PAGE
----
Clean Space - Introduction

Posted with : Clean Space, Game Development

All my life I’ve dreamt of writing a game. Not just any game; one game in particular. The subject of countless hours of daydreaming, theorycrafting, brainstorming, and outright planning. For a long time I put off this endeavour, all too aware that one should never undertake a project of the magnitude I intend for my game, as their first game. I’ve glimpsed at the possibility of game development from afar whilst growing my skill and experience as a Senior Software Developer. At long last, it’s time to act.


I’ve spent far more of my freetime than I care to admit playing games of all forms, from shooters, to 4x strategies, to RPGs. Over the last 25 years or so of playing games, I’ve marvelled at the technological advances and admired the creativity of game developers, but more recently witnessed a severe decline in game quality.

Since discovering clean code, I’ve been a strong advocate of best practices, principles, and patterns. I spend large portions of both my free time and work hours teaching people how to improve their code, ever refining my own skillset. A common observation is that not only game development, but software development in general is easier than ever before. Or so you would believe given the ever growing influx of junior developers.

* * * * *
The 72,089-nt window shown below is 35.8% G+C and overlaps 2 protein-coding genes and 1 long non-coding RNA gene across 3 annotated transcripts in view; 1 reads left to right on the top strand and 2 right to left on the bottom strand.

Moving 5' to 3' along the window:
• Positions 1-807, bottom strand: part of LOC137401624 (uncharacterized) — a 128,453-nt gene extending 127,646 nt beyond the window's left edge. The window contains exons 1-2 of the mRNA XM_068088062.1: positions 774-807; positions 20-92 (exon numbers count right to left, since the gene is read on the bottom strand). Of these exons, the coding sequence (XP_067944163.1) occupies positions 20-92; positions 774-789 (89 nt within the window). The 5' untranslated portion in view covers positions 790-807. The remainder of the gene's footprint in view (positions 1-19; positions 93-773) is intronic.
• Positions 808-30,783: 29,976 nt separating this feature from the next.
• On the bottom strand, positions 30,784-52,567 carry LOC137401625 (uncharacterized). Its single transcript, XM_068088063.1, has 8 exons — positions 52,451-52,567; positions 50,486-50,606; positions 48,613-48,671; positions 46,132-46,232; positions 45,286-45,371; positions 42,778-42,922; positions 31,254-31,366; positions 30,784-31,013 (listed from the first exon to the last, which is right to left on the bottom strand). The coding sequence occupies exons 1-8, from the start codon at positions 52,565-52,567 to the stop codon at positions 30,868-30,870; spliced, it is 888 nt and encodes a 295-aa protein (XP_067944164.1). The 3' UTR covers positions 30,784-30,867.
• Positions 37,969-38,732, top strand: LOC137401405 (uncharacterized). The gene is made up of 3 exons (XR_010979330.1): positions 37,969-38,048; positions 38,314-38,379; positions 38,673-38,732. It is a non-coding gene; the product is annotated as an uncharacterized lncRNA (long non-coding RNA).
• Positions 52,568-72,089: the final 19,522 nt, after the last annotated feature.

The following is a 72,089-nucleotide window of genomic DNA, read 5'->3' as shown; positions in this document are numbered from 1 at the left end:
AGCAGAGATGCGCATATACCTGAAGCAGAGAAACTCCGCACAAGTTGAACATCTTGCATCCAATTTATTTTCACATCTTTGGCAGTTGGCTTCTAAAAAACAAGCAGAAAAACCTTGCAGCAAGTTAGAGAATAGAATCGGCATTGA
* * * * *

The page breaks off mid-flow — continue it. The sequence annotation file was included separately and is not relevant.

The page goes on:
Whilst anyone can code, that’s not to say anyone should code.

This is something I’ve often said, though actually isn’t something I mean. The provocative nature of this phrase is a useful entry to a discussion regarding the quality of software. As Uncle Bob describes in the letter, the exponential rate of growth regarding the number of software developers, places an evergrowing deficit on the education of developers. Sure, newcomers learn sufficient syntax to do harm, but almost never learn what’s truly important.

As described in the afore-linked article, I have absolutely no doubt that, one day soon, software developers will be responsible for a massacre. Mistakes already make the news regularly, and clean code by no means makes you immune to bugs. But, if you combine clean code, with good devops and good development processes, with motivated, collaborative teams, you afford yourself the best possible protection. Certainly, the fuller explanation is a little long winded compared to that opening phrase.

Therefore, my intent is twofold. To write the game I’ve always dreamt of, whilst examining and tackling the issues that face game development. I want to lead by example, following an Agile development process, utilising devops, and writing my code correctly.


With my excuse for a mission statement out of the way, it’s time to dig into the detail. Check back for updates; the next article will describe, at a high level, the game itself.

Written on April 12, 2016